In the article on audio filters, we mentioned the use of spectrum analyzers as a support tool for our decisions when filtering, equalizing, and to ensure that we can obtain transposable mixes to different sound systems.
While spectrum analyzers are a potent tool whose management will do much to achieve better results, the fact that the mix “looks” right in the spectrum analyzer does not mean that the blend is artistically correct.
The correct use of the analyzers will give us a guideline of where we are standing regarding level by frequency. Let’s see what this is about:
What are they?
They are measurement devices that allow us to graphically see what happens with frequency in time, regarding level, with a specific signal. Since it is a frequency analysis, they are called spectrum analyzers.
Recall that the spectrum in the audio is the equivalent to the frequency content of a source or mix.
What are they for?
They serve to have an objective measurement of what happens with our audio signals regarding frequency. The real value they have is that the analysis is not affected by what happens in the room, with our monitors, or in the position that we are inside it since it is an electrical measurement of the signal.
They also give us crucial information about the noise that we may be having in some of our insertion processes, either with plugins or with hardware processors. Many times the simulation plugins of analog circuits have a noise that can be ignored or not heard; however, when using an analyzer, it facilitates the location of where our noise sources can be and therefore improves the noise level of our mixtures.
That is why they are an essential tool to support when mixing, mastering, or making live sound/sound reinforcement. With a spectrum analyzer applied in the master fader, for example, we can see the behavior of all the signals that make up our mix separately, by listening to them on their own and making filtering decisions, EQ knowing what is happening.
How do they work?
Spectrum analyzers work by dividing the spectrum into groups of frequencies, then applying a mathematical process called Fast Fourier Transform or FFT (Fast Fourier Transform).
In the case of audio, what it does is take the signal that is in the domain of time that music would be in time and transforms it into the different frequencies that compose it.
The result is a given voltage value for each frequency or group of frequencies, which is plotted in the program and shows the rate or spectral distribution of the music or signals that make up the mix in real-time.
Where are they placed?
In the context of mixing, they are usually placed as an insert in the last place of our chain of the master fader if it had processed; the same applies for mastering.
It is usually used in this way because if we want to see what happens with a particular channel of our mix, we just have to place it on its own and how the master fader receives signals from all the channels it would be analyzing.
How to interpret a spectrum analyzer
One of the most important things when it comes to making a correct reading of a spectrum analyzer is to know what you have to show us. In the FFT type analysis, we will see the electrical part of the audio signal, so we have to understand how to interpret what happens to get the most out of the tool.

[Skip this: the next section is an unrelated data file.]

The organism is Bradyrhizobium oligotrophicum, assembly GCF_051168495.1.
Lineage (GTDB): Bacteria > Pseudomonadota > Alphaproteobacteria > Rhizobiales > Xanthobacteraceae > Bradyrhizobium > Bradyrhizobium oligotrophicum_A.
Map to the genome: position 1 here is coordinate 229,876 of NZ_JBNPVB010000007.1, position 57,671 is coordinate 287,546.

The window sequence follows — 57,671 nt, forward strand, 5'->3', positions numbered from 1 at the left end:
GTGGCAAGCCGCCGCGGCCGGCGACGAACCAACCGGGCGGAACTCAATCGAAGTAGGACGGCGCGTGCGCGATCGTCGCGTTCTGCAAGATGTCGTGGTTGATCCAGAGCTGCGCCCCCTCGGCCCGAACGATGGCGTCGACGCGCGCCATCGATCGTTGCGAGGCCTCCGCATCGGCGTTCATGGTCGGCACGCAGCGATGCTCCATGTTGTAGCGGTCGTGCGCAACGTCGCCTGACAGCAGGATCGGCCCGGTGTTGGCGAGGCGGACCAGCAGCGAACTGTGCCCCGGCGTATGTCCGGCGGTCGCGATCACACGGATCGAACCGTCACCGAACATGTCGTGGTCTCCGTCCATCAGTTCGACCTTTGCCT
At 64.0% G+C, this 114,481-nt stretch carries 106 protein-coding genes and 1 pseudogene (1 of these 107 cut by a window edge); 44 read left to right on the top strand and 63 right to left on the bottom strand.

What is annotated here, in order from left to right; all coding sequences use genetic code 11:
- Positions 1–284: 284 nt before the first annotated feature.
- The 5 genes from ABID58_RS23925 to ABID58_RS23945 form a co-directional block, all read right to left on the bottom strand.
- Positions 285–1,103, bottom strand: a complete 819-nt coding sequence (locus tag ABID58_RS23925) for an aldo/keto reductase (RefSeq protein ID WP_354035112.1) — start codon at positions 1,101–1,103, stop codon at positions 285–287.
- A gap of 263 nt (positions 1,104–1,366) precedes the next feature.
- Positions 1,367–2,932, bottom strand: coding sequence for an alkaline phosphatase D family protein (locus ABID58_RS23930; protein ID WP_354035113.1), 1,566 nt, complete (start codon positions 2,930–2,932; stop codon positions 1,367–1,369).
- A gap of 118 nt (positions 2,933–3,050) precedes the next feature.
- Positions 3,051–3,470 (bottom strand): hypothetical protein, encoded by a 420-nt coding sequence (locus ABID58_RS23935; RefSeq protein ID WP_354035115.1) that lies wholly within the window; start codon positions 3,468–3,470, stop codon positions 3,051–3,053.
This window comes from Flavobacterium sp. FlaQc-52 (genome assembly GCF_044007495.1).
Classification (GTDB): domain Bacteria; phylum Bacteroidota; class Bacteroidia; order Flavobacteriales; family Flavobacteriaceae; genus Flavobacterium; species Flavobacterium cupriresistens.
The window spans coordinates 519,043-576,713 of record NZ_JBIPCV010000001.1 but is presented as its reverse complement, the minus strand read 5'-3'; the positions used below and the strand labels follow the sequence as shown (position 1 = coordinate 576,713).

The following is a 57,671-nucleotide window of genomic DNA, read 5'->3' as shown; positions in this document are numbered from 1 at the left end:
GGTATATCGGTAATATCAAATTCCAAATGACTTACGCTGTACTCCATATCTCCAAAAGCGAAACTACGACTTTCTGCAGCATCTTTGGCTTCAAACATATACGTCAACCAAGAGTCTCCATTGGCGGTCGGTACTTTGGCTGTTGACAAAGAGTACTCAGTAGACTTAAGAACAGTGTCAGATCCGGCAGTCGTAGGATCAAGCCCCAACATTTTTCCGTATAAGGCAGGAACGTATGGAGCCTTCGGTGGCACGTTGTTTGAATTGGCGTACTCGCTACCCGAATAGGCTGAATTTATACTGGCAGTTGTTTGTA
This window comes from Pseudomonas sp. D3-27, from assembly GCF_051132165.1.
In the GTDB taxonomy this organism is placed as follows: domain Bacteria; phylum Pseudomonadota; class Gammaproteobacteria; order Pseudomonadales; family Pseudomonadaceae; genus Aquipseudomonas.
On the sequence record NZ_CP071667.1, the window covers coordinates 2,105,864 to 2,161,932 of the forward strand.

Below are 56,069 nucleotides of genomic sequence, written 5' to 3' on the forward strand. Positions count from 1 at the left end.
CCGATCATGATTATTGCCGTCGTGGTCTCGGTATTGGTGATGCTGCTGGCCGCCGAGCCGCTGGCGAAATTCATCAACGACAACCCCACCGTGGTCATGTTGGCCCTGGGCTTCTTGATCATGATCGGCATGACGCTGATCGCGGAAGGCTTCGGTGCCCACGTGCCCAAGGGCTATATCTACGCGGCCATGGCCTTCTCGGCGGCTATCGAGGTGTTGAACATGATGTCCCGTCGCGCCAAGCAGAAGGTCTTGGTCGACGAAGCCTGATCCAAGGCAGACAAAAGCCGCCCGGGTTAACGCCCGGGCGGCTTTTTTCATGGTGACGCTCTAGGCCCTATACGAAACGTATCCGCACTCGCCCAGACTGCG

We then have to understand how our ears work regarding frequency first. The ears do not have a “linear” perception of the spectrum, that is to say, specific frequencies, the low ones, it is more precise, and small changes of rate are perceived. However, in the acute frequencies, it does not have the same precision, and it is difficult to distinguish small changes in those areas.
To exemplify this, try to generate in your DAW a pure tone, or sinusoidal signal, for example, 100 Hz and a 110 Hz. Memorize the frequency hop and create a signal of 1000 Hz and a 1010 Hz, listening to what is happening. What you will notice is that the jump between 100 and 110 Hz is notorious; however, when we go to 1000 Hz, the same frequency jump almost is not perceived.
Example: In the audible case, we can first hear a sinusoidal signal of 100 Hz followed by a 110 Hz, then a 1000 Hz, followed by 1010 Hz. Note the frequency jump between the first two signals, low frequency, and the increase between the last two barely perceptible.
What we have is that the ear has a perception that resembles a logarithmic response as far as the frequency is concerned and, more specifically, the ear associates the rates by frequency octave intervals. The octave corresponds to twice the previous frequency.
For example, if we start at the lower limit of hearing, the 20 Hz, the next octave are 40 Hz, the next 80 Hz, 160 Hz, and so on up to the 20 000 Hz corresponding to the upper limit audible. Let’s see the frequency octaves and the frequency falls between them:
Frequency octaves in Hz:
20 40 80 160 320 640 1280 2560 5120 10240 20480
Frequent jumps between octaves in Hz:
20 40 80 160 320 640 1280 2560 5120 10240
What has all this to do? The answer is a lot. As we saw before, the ear relates the frequencies by octaves with what at low frequencies the jumps are small; for example, from 20 to 40 Hz, there is a jump of 20 Hz (if we put it differently, there is a jump of 20 frequencies).
In contrast, from 10240 to 20480 Hz, there is a jump of 10240 frequencies or Hz, significantly more. This is the reason why the ear is much less sensitive at high frequencies, and it is because it associates a large number of rates and does not distinguish very much what is between them.
Now with this last in mind, let’s take it to the operation of the analyzers. Since we measure the electrical part of the signal, we measure electrical power. What matters is that when we double the power, the level is increased by 3 dB.